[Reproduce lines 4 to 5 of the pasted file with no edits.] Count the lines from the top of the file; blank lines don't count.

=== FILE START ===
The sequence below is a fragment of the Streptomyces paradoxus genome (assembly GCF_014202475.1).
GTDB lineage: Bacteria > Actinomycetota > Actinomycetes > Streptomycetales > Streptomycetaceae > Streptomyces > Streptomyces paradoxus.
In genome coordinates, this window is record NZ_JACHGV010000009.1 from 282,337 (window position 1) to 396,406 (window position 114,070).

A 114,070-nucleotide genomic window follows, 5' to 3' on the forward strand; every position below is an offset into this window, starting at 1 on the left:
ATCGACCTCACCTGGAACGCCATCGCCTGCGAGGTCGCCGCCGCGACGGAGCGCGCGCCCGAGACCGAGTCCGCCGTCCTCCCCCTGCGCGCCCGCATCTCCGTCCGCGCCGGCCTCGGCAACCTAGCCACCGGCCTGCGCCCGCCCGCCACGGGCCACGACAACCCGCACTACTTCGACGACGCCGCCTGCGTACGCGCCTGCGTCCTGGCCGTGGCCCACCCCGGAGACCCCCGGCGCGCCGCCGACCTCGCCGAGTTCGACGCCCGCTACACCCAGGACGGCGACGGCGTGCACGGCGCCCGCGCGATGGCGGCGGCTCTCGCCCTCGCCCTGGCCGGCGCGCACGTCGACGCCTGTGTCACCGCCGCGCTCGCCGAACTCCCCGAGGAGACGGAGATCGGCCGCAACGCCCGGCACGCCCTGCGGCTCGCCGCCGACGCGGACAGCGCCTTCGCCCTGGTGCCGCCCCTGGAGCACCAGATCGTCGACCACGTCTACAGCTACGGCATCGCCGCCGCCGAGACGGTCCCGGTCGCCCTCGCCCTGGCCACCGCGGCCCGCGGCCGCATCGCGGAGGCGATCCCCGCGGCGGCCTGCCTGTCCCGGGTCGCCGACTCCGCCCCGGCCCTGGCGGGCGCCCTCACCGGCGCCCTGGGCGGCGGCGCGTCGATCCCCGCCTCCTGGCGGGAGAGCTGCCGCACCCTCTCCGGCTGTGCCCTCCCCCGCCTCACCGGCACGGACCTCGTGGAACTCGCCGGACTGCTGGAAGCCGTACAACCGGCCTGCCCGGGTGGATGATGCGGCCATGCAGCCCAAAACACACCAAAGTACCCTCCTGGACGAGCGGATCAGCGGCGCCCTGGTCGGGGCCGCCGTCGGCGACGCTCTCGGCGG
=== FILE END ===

A 114,070-nucleotide genomic window follows, 5' to 3' on the forward strand; every position below is an offset into this window, starting at 1 on the left:
ATCGACCTCACCTGGAACGCCATCGCCTGCGAGGTCGCCGCCGCGACGGAGCGCGCGCCCGAGACCGAGTCCGCCGTCCTCCCCCTGCGCGCCCGCATCTCCGTCCGCGCCGGCCTCGGCAACCTAGCCACCGGCCTGCGCCCGCCCGCCACGGGCCACGACAACCCGCACTACTTCGACGACGCCGCCTGCGTACGCGCCTGCGTCCTGGCCGTGGCCCACCCCGGAGACCCCCGGCGCGCCGCCGACCTCGCCGAGTTCGACGCCCGCTACACCCAGGACGGCGACGGCGTGCACGGCGCCCGCGCGATGGCGGCGGCTCTCGCCCTCGCCCTGGCCGGCGCGCACGTCGACGCCTGTGTCACCGCCGCGCTCGCCGAACTCCCCGAGGAGACGGAGATCGGCCGCAACGCCCGGCACGCCCTGCGGCTCGCCGCCGACGCGGACAGCGCCTTCGCCCTGGTGCCGCCCCTGGAGCACCAGATCGTCGACCACGTCTACAGCTACGGCATCGCCGCCGCCGAGACGGTCCCGGTCGCCCTCGCCCTGGCCACCGCGGCCCGCGGCCGCATCGCGGAGGCGATCCCCGCGGCGGCCTGCCTGTCCCGGGTCGCCGACTCCGCCCCGGCCCTGGCGGGCGCCCTCACCGGCGCCCTGGGCGGCGGCGCGTCGATCCCCGCCTCCTGGCGGGAGAGCTGCCGCACCCTCTCCGGCTGTGCCCTCCCCCGCCTCACCGGCACGGACCTCGTGGAACTCGCCGGACTGCTGGAAGCCGTACAACCGGCCTGCCCGGGTGGATGATGCGGCCATGCAGCCCAAAACACACCAAAGTACCCTCCTGGACGAGCGGATCAGCGGCGCCCTGGTCGGGGCCGCCGTCGGCGACGCTCTCGGCGG